Their first headlining set for the festival, and fourteen months before their mega Knebworth gigs cemented them as the band of the era, Liam, Noel et al got everyone “mad fer it.” With Live Forever, Slide Away and even brilliant B-Sides like Acquiesce already in their pocket, from this point on they could do no wrong (well, until their bloated third album Be Here Now came out, but that’s another article). The draw with Oasis had always been the Liam-Noel dynamic, and this performance was generally incident free in those terms. But this was the Glasto where Robbie Williams, having just left Take That, was hanging off their coattails and trying to market himself as the next Gallagher. It only proved to be the starting point of a feud between the two for years down the line and ended up with the now famous “fat dancer” comment from Noel! Oasis created anthems purpose-built for mass sing-alongs, and with an arena like Glastonbury, it was a perfect fit for them. After that, we all wanted to be from Manchester.
Bringing a personal touch to the Pyramid Stage in 2016. Adele cackled, selfied and chatted her way through a set of songs that soundtracked the lovelorn and lovelost that night, although those people were probably in the silent disco on their own at that point! Hot off the tail from her much anticipated album 25, her debut performance as a headliner tugged on the heartstrings of everyone in the area. Even though based on her between-song banter, you might be forgiven for thinking that it sounded like someone’s aunty had one too many G&T’s! In-between regaling the crowd with what she had for tea ("Oh my God, I just burped! I had a dirty burger before I came on, that's why”) and telling the crowd how “f***ing” amazing it was for her, her heartfelt and soulful vocals showed everyone why she is one of the best singers out there, period.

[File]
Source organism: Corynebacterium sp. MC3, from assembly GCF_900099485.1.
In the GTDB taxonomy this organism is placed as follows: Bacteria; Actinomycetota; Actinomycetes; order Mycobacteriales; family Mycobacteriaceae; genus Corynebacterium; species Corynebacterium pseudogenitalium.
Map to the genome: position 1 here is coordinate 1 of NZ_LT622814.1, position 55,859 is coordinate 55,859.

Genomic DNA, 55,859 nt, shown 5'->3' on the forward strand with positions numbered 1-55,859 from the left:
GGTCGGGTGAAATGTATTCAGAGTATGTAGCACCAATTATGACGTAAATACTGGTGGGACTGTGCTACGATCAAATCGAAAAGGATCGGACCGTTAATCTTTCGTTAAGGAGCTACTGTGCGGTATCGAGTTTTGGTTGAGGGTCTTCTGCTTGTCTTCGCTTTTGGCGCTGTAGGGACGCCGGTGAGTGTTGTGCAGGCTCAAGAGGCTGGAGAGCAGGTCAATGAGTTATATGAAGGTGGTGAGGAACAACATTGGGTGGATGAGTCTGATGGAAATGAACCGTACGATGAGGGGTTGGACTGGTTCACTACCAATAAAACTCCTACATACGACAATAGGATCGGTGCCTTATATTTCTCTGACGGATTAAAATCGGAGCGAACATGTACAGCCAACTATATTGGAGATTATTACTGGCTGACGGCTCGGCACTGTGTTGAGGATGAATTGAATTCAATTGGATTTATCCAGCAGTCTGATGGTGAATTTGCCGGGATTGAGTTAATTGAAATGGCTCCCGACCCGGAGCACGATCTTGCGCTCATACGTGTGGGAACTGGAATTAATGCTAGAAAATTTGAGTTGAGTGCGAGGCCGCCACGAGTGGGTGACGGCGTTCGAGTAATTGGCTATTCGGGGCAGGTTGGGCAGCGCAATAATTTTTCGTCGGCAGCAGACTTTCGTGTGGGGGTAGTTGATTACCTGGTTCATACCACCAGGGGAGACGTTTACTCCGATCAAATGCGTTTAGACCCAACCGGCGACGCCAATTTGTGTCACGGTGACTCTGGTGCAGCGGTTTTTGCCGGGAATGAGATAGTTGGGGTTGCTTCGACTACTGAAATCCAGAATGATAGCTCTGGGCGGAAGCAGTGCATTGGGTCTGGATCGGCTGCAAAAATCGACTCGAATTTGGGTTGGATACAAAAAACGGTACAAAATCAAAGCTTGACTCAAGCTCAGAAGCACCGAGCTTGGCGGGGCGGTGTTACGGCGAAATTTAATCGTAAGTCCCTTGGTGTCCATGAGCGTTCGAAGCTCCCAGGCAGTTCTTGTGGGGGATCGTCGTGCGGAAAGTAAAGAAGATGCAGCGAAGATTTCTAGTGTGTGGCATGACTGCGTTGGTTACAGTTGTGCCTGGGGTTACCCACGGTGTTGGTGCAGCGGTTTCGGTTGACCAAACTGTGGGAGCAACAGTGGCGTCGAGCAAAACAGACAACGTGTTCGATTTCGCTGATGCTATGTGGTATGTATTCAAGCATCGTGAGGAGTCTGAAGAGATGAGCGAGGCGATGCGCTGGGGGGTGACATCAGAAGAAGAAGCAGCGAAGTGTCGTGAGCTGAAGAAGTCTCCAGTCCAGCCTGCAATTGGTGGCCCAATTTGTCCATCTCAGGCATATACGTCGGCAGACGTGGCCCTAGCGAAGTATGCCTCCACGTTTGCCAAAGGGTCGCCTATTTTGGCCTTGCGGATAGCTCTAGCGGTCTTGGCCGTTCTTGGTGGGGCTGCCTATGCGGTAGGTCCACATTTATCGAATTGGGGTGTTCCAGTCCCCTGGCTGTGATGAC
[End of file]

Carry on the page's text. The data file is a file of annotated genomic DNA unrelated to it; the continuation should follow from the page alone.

After their album Absolution firmly cemented them as the band to go to for bonkers semi-prog space anthems, this gig should have been the one for them to look back and see where they officially were space bound. However, shortly after this triumphant gig, drummer Dominic Howard’s father died of a heart attack. What may have been a bittersweet moment for the band was a stellar ending to Glasto 2004. Muse have been seen as the heir to Queen’s bombastic throne, and with a blistering set like this, they firmly started to take that mantle as the defining rock band of the 00’s. By this point they already had the mass sing-alongs with Plug In Baby and Time Is Running Out, and Muse treated the crowd to a rollicking and rocking, space-rock frenzy! By the time they finished off with an immense Stockholm Syndrome, the crowd were converted. Bloated space-rock has never sounded so thrilling!